16. Jul 14, 2018 #15
    I questioned the doc about that at the time. He explained that it wasn't necessary to wait for a full-duration incubation, because he was testing only for resistance to penicillin. He had prepared the petri dish with 2 areas: one pre-treated with penicillin; the other not. All he had to do then was scratch the sample across the plate, untreated side first, and incubate only long enough to enable him to determine microscopically whether the treated side exhibited strong inhibition of growth compared to the untreated side. If it did, he could infer that no especially resistant bacterium was present, and that the tentatively contemplated prescription would probably be appropriately effective.
     
  17. Jul 16, 2018 #16
    On re-reading this: "... If it did, he could infer that no especially resistant bacterium was present, ...", I think that would be better stated as: "... If it did, he could infer that a not especially resistant bacterium was present, ..." -- it's possible that some less rapidly growing and/or less populous resistant bacteria could have been present. I vaguely recall that the doc told me that, just in case, he always put the test dishes back into the incubator until the next day, before he ran them through the autoclave. Presumably, some of any bacteria present in the sample would be partway through their generative cycle, which would allow earlier detection of growth, but earlier for some than for others.
     
  18. Jul 16, 2018 #17

    Ryan_m_b

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    Either we're missing something to this story (a possibility given that this was nearly 60 years ago) or what your doctor did was nonsense. Bacterial cultures take hours to grow before you can start seeing inhibition of the CFUs and are usually best left for longer (i.e. overnight). I'm also skeptical that using a light microscope on a bronchoalveolar lavage sample (required for pneumonia testing) one would be able to identify infectious bacteria as opposed to random populations of harmless lung flora.
     
  19. Jul 16, 2018 #18
    I understand that the thread topic specifies pneumonia, but nothing I said in my posts indicated that the sample in my case was from "bronchoalveolar lavage" or that the testing was for pneumonia. I did say that it was an "ear doc". The sample was a nasal maxillary sinus smear. He had a probe device with a maybe 5" platinum wire with a hook at the end that he spun a swab onto from a cotton dispenser. He inserted it via my nostril.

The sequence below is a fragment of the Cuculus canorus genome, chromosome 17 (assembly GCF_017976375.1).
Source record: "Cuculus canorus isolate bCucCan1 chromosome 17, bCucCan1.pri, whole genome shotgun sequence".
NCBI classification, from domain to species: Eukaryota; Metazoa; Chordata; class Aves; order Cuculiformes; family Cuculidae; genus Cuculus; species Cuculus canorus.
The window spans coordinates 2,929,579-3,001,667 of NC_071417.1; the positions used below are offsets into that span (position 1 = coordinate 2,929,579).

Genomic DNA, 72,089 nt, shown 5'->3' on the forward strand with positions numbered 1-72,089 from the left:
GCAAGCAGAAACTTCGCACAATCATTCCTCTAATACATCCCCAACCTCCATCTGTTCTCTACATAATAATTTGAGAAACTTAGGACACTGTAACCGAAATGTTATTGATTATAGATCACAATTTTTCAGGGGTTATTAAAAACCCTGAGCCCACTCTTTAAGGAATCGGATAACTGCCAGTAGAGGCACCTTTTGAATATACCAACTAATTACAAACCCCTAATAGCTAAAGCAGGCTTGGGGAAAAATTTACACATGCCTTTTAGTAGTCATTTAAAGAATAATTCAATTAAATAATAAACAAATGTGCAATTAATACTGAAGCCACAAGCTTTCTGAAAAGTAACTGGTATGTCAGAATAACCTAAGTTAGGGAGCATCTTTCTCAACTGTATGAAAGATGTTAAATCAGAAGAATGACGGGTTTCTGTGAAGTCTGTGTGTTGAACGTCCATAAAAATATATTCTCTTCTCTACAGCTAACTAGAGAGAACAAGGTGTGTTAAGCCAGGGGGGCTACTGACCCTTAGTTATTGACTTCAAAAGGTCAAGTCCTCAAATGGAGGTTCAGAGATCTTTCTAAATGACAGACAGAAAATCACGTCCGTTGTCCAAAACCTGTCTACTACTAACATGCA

Among the things the ear doc said, when I asked about the rapidity of the result, were that the test was qualitative, and that he was using it to confirm what he already thought was the case. I mentioned in my second post in this thread that I vaguely recalled that he would leave the dish incubating until the next day just in case. Apparently he didn't need to wait very long in order to find what he was looking for. My impression was that he had found the first signs of a growth pattern to be similar to those of others he had recently encountered.
     
  20. Jul 17, 2018 #19
    Having gone through a good part of December in the hospital with pneumonia, I am aware that there is something missing from what has been said. I had viral pneumonia and was treated for bacterial pneumonia and released. I was back three days later for another week and they sorted out that it was viral. The treatment was steroids to control the inflammation so my body could recover. It is correct that the body must defeat the virus but the inflammation can be controlled so the body can do it's job. Just for info, I was dealing with the effects of immunotherapy that had taken out my adrenal system so I was particularly vulnerable. It took over two months for the problem was totally understood.
     
  21. Jul 17, 2018 #20
    A good clinical exam with the history will often provide clues to the nature of the infection, bacterial infections are often associated with greater fluid buildup in the lungs and more localized changes in lobar pneumonia. In the UK Drs also have access to a continuously updated database of what infections are doing the rounds and their sensitivity patterns. I noticed the word bronchitis, I don't know the age of the person but in the elderly this is associated with re-occuring bacterial infections. Pneumonia is a common cause of death even now and delaying treatment is risky.